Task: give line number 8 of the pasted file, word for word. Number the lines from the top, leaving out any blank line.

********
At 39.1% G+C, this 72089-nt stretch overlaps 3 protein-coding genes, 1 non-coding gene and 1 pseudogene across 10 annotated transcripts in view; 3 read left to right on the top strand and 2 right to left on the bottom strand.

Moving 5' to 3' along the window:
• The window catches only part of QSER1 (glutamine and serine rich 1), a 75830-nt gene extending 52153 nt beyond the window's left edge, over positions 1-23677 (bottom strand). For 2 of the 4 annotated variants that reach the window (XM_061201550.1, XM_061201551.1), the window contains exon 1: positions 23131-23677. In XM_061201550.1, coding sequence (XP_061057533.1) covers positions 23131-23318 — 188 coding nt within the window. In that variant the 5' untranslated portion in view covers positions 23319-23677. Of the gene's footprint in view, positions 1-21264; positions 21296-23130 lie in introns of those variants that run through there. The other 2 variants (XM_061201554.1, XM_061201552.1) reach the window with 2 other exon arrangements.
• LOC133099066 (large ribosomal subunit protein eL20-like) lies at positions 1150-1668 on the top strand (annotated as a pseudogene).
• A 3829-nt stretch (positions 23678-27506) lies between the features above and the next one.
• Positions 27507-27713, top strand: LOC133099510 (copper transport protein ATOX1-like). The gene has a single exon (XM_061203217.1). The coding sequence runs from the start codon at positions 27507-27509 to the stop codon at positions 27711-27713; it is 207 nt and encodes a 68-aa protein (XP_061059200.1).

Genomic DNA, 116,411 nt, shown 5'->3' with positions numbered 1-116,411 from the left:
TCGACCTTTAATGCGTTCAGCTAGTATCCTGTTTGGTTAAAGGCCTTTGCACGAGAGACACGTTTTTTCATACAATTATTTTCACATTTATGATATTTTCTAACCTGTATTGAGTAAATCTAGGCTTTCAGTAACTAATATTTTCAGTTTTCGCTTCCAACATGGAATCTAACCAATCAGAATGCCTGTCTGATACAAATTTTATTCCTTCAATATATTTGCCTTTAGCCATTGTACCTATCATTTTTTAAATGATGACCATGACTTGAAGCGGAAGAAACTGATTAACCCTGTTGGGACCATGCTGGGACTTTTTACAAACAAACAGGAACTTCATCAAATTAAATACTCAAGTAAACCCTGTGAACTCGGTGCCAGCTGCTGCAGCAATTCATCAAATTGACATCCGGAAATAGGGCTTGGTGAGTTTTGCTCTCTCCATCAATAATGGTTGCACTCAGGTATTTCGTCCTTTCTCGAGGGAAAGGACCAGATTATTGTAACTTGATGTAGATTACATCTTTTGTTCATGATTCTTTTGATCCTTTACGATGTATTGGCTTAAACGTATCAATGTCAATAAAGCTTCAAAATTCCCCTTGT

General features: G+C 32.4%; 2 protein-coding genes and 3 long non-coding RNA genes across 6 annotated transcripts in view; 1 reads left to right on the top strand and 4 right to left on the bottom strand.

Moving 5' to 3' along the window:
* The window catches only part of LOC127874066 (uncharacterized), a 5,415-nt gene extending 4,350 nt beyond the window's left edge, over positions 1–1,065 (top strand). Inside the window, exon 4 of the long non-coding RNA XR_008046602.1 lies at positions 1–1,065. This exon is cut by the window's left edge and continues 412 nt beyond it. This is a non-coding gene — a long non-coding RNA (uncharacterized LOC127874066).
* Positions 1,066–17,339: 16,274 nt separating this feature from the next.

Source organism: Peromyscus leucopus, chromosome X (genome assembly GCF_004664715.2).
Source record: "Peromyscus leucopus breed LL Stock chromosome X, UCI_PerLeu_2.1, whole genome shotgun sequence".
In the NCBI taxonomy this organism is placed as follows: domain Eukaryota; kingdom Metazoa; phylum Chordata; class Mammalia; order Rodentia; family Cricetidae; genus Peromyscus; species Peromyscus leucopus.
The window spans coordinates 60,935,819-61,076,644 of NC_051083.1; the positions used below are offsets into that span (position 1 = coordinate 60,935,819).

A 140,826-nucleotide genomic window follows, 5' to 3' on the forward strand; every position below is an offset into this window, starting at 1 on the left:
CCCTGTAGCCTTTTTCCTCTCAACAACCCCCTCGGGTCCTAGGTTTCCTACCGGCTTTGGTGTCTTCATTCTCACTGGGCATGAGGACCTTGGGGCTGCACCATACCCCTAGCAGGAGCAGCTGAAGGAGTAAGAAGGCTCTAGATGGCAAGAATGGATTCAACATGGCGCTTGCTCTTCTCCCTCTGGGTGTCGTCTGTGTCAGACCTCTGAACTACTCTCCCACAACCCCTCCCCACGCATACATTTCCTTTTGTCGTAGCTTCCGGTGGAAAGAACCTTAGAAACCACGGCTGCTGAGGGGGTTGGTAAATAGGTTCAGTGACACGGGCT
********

TCGACCTTTAATGCGTTCAGCTAGTATCCTGTTTGGTTAAAGGCCTTTGCACGAGAGACACGTTTTTTCATACAATTATTTTCACATTTATGATATTTTCTAACCTGTATTGAGTAAATCTAGGCTTTCAGTAACTAATATTTTCAGTTTTCGCTTCCAACATGGAATCTAACCAATCAGAATGCCTGTCTGATACAAATTTTATTCCTTCAATATATTTGCCTTTAGCCATTGTACCTATCATTTTTTAAATGATGACCATGACTTGAAGCGGAAGAAACTGATTAACCCTGTTGGGACCATGCTGGGACTTTTTACAAACAAACAGGAACTTCATCAAATTAAATACTCAAGTAAACCCTGTGAACTCGGTGCCAGCTGCTGCAGCAATTCATCAAATTGACATCCGGAAATAGGGCTTGGTGAGTTTTGCTCTCTCCATCAATAATGGTTGCACTCAGGTATTTCGTCCTTTCTCGAGGGAAAGGACCAGATTATTGTAACTTGATGTAGATTACATCTTTTGTTCATGATTCTTTTGATCCTTTACGATGTATTGGCTTAAACGTATCAATGTCAATAAAGCTTCAAAATTCCCCTTGT